Farra Trompeter: Yeah, I’m also thinking as you talk about that, a research process that we did for the TSC Alliance all around tuberous sclerosis complex. And part of the process was really important, to interview family members connected to this rare disease, and not only were they interviewed and part of the conversation, but when we had insights, our team presented that at a gathering of family activists, and they were part of the final decision as to what was then actualized or activated based on those results. And I think that felt really important to who they were as an organization and to really centering the community, and it was a natural fit into where we’re going by really trying to think about, how do you bring your community in a way that is genuine and throughout a process, not just at one point in time. So I just want to underscore everything you said.

Farra Trompeter: And the other thing I really love about what you just said is the idea of benchmarking. You know, whether you work with an agency like Big Duck or you work in-house and create some kind of research to get a sense of your brand or your communications, don’t just do it once and snooze it for another five years. Try to take away with what research was really helpful and set a reminder for yourself, maybe every year to go back to that survey, go back to those interview questions. Maybe either ask the same people or different people and just get a sense of what’s changing over time. I really appreciate what you said about that, too.

Ally Dommu: Yeah, I really appreciated what you said about the TSC Alliance example and how you intentionally involved community members, family members who are impacted by the disease, and it makes me think about this important sort of ethos of equitable research, which is about being mindful of conducting research with community, not on community. And the difference of conducting research in an imposing way on your community, extracting information versus conducting research with, alongside, in partnership with community, and what are the actions that we could take as a result of really thinking about research as a collaborative partnership, where everyone feels like they’re getting value out of it and feeling like they’re being respected as part of the research and not like a research experiment.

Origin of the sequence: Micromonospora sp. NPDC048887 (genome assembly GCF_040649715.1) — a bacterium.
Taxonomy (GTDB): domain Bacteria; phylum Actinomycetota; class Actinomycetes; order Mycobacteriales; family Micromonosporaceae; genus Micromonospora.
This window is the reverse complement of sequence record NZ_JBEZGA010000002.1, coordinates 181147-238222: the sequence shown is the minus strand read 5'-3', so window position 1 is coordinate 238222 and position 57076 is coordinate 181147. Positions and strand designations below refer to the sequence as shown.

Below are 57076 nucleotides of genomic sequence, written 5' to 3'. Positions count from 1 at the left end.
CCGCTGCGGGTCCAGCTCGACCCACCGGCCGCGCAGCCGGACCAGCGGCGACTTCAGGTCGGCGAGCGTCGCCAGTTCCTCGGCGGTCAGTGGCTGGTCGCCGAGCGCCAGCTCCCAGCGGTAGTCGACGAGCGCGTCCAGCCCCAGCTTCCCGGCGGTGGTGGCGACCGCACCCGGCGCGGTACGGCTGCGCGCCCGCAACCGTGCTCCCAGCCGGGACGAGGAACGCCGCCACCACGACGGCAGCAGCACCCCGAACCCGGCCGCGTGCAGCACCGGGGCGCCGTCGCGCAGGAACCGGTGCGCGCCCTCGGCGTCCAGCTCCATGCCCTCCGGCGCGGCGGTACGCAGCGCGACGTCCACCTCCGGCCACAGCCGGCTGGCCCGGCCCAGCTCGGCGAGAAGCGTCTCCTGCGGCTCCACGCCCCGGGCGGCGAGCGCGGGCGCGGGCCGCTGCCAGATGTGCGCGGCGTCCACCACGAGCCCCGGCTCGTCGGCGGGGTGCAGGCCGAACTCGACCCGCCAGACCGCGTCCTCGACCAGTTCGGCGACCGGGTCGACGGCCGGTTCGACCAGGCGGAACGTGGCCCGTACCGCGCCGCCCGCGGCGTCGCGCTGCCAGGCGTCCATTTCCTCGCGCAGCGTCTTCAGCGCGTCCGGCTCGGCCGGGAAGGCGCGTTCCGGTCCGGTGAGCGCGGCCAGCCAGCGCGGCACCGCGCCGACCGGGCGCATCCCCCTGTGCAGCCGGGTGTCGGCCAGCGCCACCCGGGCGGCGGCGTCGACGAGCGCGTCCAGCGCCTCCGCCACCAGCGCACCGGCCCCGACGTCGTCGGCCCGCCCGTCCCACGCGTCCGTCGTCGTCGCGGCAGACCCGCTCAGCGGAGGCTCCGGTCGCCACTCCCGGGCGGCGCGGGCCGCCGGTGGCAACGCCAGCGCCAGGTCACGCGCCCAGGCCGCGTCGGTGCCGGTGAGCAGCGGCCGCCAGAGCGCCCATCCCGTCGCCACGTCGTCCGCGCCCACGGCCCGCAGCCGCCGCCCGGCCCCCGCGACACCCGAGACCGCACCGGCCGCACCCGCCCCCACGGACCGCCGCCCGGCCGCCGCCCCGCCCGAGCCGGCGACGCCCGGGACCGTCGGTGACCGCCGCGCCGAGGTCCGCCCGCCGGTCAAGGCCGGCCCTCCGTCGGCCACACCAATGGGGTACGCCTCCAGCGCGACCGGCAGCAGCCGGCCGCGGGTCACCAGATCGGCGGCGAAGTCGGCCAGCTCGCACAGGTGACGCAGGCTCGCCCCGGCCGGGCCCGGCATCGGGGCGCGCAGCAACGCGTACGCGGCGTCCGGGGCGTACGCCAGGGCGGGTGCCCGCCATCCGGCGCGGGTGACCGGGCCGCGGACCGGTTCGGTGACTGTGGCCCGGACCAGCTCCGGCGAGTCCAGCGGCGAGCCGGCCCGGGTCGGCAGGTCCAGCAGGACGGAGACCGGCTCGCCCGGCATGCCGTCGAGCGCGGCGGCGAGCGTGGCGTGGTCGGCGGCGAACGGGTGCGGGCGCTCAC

Farra Trompeter: Yeah, I feel like we can do a whole other conversation on ethics and research, and that idea of, again, not exploiting the people you’re talking to is really important. Well, Ally, thank you so much. I always love talking with you. If you’re listening to this and you’re interested in the aspects of brand strategy and understand what that perception is, you might even be trying to measure, we’ve got a whole e-book on brand strategy that Ally co-authored. We also have a great blog that Ally wrote about creating an inclusive and equitable research process. So if you’re trying to wrap your head around these ideas, go to We always have lots of resources for you. We’ll link to them in the notes. Ally, thank you so much for joining us.

Ally Dommu: It was my pleasure. Thanks so much for having me.

Ally Dommu

Ally Dommu is the Director of Service Development, Worker-Owner at Big Duck

More about Ally
Farra Trompeter

Farra Trompeter is the Co-Director, Worker-Owner at Big Duck

More about Farra